Final RPI: No. 12                                           Final Coaches Poll Individual Rank: No. 15                                                      
141 No. 3 Zain Retherford                Fr.    Benton, Pa./Benton (29-1)
Final RPI: No. 1                                             Final Coaches Poll Individual Rank: No. 2                                                         
149 James English                           Sr.    York, Pa./Central York (11-5)
Final RPI: NR                                            Final Coaches Poll Individual Rank: No. 26                                                      
157 No. 13 Dylan Alton                   Jr.    Mill Hall, Pa./Central Mountain (18-5)
Final RPI: No. 6                                             Final Coaches Poll Individual Rank: No. 11                                                      
165 No. 1 David Taylor                   Sr.    St. Paris, Ohio/St. Paris Graham (29-0)
Final RPI:No. 1                                             Final Coaches Poll Individual Rank: No. 1                                                         
174 No. 5 Matt Brown                     Jr.     West Valley City, Utah/Cyprus (28-4)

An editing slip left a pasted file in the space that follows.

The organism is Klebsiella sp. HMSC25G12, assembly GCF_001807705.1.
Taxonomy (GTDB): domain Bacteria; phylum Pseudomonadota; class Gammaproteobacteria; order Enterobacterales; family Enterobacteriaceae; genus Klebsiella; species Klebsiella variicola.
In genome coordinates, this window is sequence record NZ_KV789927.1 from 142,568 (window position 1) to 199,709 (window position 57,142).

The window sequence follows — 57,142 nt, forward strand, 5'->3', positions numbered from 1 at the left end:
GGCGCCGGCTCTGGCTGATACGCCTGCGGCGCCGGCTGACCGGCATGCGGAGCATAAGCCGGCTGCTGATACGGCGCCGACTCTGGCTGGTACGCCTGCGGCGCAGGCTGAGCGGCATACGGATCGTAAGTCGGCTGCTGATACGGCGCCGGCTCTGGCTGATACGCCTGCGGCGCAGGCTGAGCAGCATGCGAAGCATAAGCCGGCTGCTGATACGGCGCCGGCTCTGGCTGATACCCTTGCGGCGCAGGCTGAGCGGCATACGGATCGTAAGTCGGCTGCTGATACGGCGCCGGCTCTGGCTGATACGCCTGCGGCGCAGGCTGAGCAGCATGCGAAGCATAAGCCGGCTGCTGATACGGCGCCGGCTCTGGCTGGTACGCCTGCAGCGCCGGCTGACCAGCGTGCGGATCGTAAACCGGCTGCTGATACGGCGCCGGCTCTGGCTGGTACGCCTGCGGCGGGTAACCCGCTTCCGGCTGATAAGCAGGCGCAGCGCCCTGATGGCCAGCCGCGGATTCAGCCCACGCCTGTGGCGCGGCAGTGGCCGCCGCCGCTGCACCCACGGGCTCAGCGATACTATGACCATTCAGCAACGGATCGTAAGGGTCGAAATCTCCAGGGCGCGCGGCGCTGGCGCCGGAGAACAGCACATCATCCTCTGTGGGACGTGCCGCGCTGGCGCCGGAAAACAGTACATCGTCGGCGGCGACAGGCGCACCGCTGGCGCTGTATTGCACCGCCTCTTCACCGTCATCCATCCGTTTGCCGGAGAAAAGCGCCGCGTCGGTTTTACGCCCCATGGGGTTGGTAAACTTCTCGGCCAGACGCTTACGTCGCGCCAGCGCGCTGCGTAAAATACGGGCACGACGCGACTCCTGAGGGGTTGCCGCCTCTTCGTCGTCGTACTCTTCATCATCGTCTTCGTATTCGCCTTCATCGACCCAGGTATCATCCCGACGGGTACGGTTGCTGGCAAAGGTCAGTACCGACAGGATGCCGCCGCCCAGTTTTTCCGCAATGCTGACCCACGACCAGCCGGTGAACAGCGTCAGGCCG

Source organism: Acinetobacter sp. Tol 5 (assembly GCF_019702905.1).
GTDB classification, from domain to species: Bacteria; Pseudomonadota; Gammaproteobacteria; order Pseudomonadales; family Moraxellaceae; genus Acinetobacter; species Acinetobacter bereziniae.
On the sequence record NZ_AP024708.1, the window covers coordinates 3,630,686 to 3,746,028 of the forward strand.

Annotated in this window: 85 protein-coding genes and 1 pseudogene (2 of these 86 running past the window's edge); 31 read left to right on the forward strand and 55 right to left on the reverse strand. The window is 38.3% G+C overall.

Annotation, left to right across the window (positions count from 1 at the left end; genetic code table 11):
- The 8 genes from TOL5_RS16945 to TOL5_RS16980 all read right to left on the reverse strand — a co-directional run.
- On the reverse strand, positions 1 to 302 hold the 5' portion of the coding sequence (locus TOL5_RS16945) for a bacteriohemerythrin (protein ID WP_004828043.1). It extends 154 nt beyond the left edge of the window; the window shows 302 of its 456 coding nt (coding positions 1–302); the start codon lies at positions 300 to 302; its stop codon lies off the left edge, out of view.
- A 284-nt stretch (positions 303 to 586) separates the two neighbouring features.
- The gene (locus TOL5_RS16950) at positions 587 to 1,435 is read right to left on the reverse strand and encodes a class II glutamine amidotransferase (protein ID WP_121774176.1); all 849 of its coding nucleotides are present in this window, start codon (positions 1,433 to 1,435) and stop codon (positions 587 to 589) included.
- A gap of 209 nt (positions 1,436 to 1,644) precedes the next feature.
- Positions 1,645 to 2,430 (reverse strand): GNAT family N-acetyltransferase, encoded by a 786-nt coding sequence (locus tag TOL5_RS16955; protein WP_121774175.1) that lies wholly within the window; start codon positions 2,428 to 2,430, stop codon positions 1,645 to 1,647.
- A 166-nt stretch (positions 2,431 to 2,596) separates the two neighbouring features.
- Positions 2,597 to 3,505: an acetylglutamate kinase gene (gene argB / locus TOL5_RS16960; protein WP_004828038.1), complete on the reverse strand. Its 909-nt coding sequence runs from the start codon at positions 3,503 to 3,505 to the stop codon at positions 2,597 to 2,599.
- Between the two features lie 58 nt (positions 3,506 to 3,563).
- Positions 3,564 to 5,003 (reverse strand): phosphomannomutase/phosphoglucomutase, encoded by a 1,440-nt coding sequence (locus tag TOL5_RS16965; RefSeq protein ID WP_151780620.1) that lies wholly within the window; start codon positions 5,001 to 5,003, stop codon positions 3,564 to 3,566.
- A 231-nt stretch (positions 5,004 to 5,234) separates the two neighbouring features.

Final RPI: No. 5                                             Final Coaches Poll Individual Rank: No. 5                                                         
184 No. 2 Ed Ruth                          Sr.    Harrisburg, Pa./Susquehanna Township (29-1)
Final RPI: No. 3                                             Final Coaches Poll Individual Rank: No. 2                                                         
197 No. 3 Morgan McIntosh            So.   Santa Ana, Calif./Calvary Chapel  (27-3)
Final RPI: No. 2                                             Final Coaches Poll Individual Rank: No. 3                                                         
285   No 14 Jon Gingrich                  Jr.    Wingate, Pa./Bald Eagle Area (22-8)
Final RPI: No. 12                                           Final Coaches Poll Individual Rank: No. 14